7 Ways to Rate Your Sunday School’s Attractiveness

Friday 27th June, 2008

Leith Anderson, senior pastor of Wooddale Church, Eden Prarie, Minnesota, has written an interesting article entitled 7 Ways to Rate Your Church. I want to challenge you to rate your Sunday School atmosphere using these seven categories of what guests (and members) are probably looking for. Anderson's seven categories are in all capitals followed by my commentary:

Think in terms of evaluating whether your Sunday School rates one star (poor) to five stars (excellent) in each of the following areas.

  • SENSING THE PRESENCE OF GOD. Sunday School should be a time of opening God's Word and listening to Him speak. The teacher should lead attenders to meet God in Bible study. Jesus has promised where two or three are gathered in His name, He is in their midst. Attenders should be able to sense His presence. If they do, they will be hungry to do so again!
  • OTHERS-CENTERED. I have been in classes that have been so focused on each other that neither members nor the teacher ever said a word to me. In addition to being God-centered, attractive classes focus on guests and on others in the community. They are genuinely interested. They are eager to get to know new people. They want to help.
  • UNDERSTANDABLE TERMINOLOGY. It is easy to slip into clich├ęs and jargon that guests don't understand. Explain biblical and church terms. In most cases, there will also be members who understand more when you do. Don't use initials like WMU, IMB, or SBC. Give brief, simple explanations. The same is true for terms like "Jesus in your heart," "walking the aisle," and "potluck fellowship."
  • PEOPLE WHO LOOK LIKE ME. Anderson makes a good point: "As soon as most of us enter a room, we look around to see what everyone looks like. Our level of comfort can be high or low depending on how quickly we find someone else who looks like us." When we invite guests to Sunday School, we should meet them at the entrance to the church. When a church/welcome center greeter has brought guests to a class, the class should have people that look like the guests.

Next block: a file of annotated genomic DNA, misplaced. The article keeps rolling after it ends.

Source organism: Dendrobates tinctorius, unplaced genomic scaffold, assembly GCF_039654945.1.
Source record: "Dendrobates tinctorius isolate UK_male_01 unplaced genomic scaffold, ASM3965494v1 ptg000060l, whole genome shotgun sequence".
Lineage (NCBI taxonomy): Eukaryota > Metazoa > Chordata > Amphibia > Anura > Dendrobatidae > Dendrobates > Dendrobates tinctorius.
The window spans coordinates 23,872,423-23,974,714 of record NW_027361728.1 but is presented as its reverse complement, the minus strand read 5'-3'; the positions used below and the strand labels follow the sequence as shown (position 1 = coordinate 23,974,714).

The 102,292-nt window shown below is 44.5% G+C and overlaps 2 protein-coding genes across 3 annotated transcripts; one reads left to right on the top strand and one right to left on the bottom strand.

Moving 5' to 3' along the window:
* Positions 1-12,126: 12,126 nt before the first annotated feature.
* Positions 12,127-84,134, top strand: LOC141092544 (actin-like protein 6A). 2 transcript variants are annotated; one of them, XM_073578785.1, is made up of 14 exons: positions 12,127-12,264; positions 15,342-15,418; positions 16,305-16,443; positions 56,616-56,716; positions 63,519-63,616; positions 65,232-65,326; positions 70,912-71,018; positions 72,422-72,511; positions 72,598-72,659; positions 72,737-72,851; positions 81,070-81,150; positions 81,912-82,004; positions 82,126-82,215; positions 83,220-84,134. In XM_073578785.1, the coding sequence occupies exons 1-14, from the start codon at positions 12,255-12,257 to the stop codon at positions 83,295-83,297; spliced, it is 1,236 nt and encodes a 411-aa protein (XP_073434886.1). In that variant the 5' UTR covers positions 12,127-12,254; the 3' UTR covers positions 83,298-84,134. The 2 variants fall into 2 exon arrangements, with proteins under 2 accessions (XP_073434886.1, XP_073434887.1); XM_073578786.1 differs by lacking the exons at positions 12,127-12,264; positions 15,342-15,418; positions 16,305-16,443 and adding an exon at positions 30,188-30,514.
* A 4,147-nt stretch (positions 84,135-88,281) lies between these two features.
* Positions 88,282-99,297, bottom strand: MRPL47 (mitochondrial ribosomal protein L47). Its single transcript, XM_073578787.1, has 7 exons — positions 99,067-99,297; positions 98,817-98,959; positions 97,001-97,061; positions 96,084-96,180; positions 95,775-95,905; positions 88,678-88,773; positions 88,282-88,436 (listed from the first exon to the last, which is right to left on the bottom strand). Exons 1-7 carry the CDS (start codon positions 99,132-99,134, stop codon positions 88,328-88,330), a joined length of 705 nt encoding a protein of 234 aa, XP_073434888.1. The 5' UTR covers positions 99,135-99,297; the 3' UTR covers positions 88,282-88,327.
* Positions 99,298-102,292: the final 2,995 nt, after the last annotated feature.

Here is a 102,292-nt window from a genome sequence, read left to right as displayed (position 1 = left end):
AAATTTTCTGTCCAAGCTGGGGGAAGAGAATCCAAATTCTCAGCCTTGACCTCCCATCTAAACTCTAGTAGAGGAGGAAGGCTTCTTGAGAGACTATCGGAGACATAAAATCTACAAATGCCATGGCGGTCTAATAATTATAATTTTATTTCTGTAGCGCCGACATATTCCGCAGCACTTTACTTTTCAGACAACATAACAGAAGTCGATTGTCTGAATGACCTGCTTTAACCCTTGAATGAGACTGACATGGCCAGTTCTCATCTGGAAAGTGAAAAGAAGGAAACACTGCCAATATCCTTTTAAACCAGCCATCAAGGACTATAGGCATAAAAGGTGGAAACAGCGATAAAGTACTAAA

• HEALTHY PROBLEM HANDLING. There will be complications and problems in a healthy Sunday School. What Anderson said about the church applies also to the Sunday School: "What makes a healthy church is not the absence of problems. It's how problems are handled." When heating/cooling is not working, don't complain about it in front of guests. Fix the problem. Apologize once and move on. Move to another space. But be healthy and positive about how you handle the issue.
  • ACCESSIBILITY. Can all guests (including those with walkers and wheelchairs) access every area of your church? What about if it is a child, youth, or adult? Are you prepared to receive special needs individuals? Is access from the parking lot accessible?
  • SENSE OF EXPECTANCY. You can tell this by listening. Is there an expectation about what God is getting ready to do in their class/Sunday School/church? Is there a sense of positive anticipation? Do they show up full of hope? Are they looking forward to God's blessings? Do they believe God is getting ready to use their class/Sunday School?
Is your Sunday School a five-star, four-star, or other Sunday School? What could you do to address areas that are rated low? Focus on one area at a time. Get input about what can be done to address that area. Then work on it together. Be an attractive Sunday School. Be revolutionary!

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